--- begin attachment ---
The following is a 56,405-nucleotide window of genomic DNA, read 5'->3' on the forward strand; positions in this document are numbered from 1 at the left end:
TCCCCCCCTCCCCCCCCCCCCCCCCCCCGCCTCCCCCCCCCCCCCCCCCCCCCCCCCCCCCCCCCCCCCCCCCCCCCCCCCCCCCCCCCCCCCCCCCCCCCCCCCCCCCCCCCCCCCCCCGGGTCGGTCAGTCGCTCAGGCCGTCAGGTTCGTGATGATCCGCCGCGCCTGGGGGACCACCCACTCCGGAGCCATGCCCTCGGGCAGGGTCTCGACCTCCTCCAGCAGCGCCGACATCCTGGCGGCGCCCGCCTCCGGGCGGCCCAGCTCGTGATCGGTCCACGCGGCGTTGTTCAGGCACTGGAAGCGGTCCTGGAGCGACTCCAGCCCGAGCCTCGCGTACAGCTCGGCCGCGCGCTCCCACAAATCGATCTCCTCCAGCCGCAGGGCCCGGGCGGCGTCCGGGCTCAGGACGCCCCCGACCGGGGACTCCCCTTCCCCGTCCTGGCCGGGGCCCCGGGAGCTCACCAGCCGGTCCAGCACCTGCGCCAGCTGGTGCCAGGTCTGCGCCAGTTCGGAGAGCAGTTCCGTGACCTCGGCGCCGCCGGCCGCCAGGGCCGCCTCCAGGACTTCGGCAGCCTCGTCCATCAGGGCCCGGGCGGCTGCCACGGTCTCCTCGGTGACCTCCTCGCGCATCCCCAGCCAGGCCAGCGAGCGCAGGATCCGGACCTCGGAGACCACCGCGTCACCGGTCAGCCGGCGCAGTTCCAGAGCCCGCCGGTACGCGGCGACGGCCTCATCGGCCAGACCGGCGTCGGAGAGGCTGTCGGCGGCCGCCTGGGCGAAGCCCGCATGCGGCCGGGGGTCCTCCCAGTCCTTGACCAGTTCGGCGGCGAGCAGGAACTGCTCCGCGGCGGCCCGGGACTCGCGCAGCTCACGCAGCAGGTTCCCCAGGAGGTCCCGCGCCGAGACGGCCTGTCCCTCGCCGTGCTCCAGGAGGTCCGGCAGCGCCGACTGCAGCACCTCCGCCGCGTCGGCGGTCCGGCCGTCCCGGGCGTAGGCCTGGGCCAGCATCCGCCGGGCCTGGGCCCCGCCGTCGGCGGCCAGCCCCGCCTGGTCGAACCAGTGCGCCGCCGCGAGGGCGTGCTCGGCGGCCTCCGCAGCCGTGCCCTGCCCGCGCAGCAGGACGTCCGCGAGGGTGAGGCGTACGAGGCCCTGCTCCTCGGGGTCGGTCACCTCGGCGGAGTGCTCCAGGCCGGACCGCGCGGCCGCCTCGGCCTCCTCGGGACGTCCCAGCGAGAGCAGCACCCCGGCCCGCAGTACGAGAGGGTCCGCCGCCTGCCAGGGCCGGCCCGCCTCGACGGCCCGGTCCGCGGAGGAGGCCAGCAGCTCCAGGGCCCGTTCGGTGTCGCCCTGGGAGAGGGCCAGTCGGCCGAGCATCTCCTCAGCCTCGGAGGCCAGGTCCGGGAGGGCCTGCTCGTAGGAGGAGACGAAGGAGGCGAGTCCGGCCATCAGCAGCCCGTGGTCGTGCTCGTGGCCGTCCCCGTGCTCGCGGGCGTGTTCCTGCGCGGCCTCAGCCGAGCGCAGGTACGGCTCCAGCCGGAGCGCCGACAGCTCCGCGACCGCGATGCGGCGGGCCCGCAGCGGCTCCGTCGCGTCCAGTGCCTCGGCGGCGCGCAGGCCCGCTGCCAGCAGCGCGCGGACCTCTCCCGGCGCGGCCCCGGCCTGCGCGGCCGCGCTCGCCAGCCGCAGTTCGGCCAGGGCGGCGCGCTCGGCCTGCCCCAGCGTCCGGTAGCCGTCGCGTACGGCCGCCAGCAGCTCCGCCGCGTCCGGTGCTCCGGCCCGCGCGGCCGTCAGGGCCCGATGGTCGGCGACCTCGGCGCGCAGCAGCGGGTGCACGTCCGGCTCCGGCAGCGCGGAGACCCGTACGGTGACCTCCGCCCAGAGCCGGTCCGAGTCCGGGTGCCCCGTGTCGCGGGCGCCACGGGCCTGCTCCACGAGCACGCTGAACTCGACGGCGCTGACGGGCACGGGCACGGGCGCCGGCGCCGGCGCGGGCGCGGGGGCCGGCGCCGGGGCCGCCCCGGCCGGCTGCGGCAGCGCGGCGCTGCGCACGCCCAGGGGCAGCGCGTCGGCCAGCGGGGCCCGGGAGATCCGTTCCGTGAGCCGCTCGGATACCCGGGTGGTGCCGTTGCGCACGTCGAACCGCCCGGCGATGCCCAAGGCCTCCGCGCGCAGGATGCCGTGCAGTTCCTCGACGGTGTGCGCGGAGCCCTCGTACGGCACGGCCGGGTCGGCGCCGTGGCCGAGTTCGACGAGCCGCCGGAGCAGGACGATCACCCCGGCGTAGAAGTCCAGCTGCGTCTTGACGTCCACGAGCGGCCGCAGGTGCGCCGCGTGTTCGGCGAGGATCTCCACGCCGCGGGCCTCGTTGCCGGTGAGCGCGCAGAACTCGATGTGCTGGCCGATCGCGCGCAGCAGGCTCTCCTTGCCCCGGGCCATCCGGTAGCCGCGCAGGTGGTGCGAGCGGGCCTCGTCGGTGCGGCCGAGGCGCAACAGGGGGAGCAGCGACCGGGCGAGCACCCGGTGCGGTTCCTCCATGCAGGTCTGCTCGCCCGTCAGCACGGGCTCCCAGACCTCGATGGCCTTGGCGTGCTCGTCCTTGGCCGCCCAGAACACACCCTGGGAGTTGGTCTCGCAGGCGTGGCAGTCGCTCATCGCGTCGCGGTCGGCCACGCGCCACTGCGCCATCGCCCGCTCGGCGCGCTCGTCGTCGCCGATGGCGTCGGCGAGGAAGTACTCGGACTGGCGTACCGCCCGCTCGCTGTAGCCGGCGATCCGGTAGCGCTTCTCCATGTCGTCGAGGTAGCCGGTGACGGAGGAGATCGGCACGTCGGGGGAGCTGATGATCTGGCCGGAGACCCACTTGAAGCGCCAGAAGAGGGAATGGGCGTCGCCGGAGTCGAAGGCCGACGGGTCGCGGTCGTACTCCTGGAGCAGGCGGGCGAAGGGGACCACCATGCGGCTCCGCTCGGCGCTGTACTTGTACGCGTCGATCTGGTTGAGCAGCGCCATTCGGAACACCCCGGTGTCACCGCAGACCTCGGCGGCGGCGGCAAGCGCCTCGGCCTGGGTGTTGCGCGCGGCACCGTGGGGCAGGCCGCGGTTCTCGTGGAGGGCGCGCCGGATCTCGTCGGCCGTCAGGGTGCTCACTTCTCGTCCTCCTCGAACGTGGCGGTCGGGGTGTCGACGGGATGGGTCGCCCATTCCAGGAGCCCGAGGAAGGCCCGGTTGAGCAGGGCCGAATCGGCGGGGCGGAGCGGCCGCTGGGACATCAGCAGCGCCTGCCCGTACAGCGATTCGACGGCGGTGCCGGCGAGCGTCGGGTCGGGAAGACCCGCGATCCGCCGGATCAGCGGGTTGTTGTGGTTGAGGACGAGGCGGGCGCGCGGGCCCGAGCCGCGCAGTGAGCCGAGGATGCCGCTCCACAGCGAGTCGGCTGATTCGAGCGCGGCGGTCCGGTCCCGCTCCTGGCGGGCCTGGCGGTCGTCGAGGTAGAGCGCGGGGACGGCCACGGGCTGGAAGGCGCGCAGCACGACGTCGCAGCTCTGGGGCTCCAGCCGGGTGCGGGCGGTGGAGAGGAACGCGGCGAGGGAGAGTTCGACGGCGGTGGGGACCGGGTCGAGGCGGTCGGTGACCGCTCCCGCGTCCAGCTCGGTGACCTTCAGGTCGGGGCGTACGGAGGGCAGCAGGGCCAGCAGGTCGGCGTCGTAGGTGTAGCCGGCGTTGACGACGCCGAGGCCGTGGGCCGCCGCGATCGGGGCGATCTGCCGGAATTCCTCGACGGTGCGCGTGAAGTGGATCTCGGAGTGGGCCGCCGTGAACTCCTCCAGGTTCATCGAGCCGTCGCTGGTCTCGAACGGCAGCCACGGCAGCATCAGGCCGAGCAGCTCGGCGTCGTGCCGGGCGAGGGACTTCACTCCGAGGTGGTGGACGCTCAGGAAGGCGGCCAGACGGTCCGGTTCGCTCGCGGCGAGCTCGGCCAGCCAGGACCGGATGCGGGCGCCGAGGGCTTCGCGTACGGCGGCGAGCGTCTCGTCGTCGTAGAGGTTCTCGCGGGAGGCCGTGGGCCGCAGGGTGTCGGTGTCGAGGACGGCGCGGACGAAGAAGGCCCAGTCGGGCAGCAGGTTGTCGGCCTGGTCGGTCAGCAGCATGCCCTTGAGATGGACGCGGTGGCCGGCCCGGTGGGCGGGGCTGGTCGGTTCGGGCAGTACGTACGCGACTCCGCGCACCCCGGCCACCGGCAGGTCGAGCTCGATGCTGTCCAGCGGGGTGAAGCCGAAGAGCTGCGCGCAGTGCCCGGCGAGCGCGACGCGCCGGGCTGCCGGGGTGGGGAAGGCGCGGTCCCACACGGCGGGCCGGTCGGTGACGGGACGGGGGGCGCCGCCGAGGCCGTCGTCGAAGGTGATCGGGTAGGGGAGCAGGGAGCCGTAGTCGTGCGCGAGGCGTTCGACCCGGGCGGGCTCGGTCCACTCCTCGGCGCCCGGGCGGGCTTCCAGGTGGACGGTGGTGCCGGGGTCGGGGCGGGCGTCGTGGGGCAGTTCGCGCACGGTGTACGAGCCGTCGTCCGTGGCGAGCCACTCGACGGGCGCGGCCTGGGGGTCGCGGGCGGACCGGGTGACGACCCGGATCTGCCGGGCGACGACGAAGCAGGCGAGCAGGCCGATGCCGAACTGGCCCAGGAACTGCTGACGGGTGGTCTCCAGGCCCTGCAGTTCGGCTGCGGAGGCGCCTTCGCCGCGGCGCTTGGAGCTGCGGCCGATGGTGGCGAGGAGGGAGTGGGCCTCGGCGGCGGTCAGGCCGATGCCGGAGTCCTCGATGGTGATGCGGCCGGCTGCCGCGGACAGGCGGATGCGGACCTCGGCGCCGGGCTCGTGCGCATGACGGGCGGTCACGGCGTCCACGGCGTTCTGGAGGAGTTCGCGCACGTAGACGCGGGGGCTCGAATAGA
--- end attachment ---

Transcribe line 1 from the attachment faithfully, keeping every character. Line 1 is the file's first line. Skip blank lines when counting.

The following is a 56,405-nucleotide window of genomic DNA, read 5'->3' on the forward strand; positions in this document are numbered from 1 at the left end: